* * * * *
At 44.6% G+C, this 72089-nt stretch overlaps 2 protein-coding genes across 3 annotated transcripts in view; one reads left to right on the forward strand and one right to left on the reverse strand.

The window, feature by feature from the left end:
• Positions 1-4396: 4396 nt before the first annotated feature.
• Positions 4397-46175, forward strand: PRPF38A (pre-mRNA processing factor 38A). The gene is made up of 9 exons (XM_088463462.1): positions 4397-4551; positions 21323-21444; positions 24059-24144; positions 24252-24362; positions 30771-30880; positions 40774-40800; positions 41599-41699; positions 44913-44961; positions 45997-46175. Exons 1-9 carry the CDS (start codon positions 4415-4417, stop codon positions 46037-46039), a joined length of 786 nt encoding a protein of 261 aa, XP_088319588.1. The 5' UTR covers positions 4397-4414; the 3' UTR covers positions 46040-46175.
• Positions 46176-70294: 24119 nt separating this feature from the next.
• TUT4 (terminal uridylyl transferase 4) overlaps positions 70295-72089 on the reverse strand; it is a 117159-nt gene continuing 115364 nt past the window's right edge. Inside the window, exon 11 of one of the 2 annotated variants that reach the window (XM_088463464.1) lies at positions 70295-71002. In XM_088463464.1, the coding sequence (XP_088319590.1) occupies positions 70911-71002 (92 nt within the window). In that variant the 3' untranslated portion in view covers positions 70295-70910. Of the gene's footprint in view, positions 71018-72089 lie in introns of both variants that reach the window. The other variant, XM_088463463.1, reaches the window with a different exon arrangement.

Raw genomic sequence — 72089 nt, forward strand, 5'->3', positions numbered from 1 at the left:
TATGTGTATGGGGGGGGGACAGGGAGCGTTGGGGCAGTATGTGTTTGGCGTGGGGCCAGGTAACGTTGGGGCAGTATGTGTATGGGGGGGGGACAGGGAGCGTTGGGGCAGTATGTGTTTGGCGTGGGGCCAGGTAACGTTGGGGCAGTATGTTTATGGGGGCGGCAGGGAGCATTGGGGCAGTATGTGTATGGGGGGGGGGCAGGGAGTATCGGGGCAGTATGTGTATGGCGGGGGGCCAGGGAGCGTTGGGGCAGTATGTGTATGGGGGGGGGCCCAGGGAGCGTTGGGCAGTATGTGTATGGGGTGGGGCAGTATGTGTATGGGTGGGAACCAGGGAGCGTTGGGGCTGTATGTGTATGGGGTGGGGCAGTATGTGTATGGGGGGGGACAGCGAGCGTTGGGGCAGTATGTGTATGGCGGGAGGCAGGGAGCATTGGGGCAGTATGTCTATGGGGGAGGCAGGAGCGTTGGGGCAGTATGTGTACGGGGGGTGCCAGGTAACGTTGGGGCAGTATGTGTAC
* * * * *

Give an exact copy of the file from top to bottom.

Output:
At 44.6% G+C, this 72089-nt stretch overlaps 2 protein-coding genes across 3 annotated transcripts in view; one reads left to right on the forward strand and one right to left on the reverse strand.

The window, feature by feature from the left end:
• Positions 1-4396: 4396 nt before the first annotated feature.
• Positions 4397-46175, forward strand: PRPF38A (pre-mRNA processing factor 38A). The gene is made up of 9 exons (XM_088463462.1): positions 4397-4551; positions 21323-21444; positions 24059-24144; positions 24252-24362; positions 30771-30880; positions 40774-40800; positions 41599-41699; positions 44913-44961; positions 45997-46175. Exons 1-9 carry the CDS (start codon positions 4415-4417, stop codon positions 46037-46039), a joined length of 786 nt encoding a protein of 261 aa, XP_088319588.1. The 5' UTR covers positions 4397-4414; the 3' UTR covers positions 46040-46175.
• Positions 46176-70294: 24119 nt separating this feature from the next.
• TUT4 (terminal uridylyl transferase 4) overlaps positions 70295-72089 on the reverse strand; it is a 117159-nt gene continuing 115364 nt past the window's right edge. Inside the window, exon 11 of one of the 2 annotated variants that reach the window (XM_088463464.1) lies at positions 70295-71002. In XM_088463464.1, the coding sequence (XP_088319590.1) occupies positions 70911-71002 (92 nt within the window). In that variant the 3' untranslated portion in view covers positions 70295-70910. Of the gene's footprint in view, positions 71018-72089 lie in introns of both variants that reach the window. The other variant, XM_088463463.1, reaches the window with a different exon arrangement.

Raw genomic sequence — 72089 nt, forward strand, 5'->3', positions numbered from 1 at the left:
TATGTGTATGGGGGGGGGACAGGGAGCGTTGGGGCAGTATGTGTTTGGCGTGGGGCCAGGTAACGTTGGGGCAGTATGTGTATGGGGGGGGGACAGGGAGCGTTGGGGCAGTATGTGTTTGGCGTGGGGCCAGGTAACGTTGGGGCAGTATGTTTATGGGGGCGGCAGGGAGCATTGGGGCAGTATGTGTATGGGGGGGGGGCAGGGAGTATCGGGGCAGTATGTGTATGGCGGGGGGCCAGGGAGCGTTGGGGCAGTATGTGTATGGGGGGGGGCCCAGGGAGCGTTGGGCAGTATGTGTATGGGGTGGGGCAGTATGTGTATGGGTGGGAACCAGGGAGCGTTGGGGCTGTATGTGTATGGGGTGGGGCAGTATGTGTATGGGGGGGGACAGCGAGCGTTGGGGCAGTATGTGTATGGCGGGAGGCAGGGAGCATTGGGGCAGTATGTCTATGGGGGAGGCAGGAGCGTTGGGGCAGTATGTGTACGGGGGGTGCCAGGTAACGTTGGGGCAGTATGTGTAC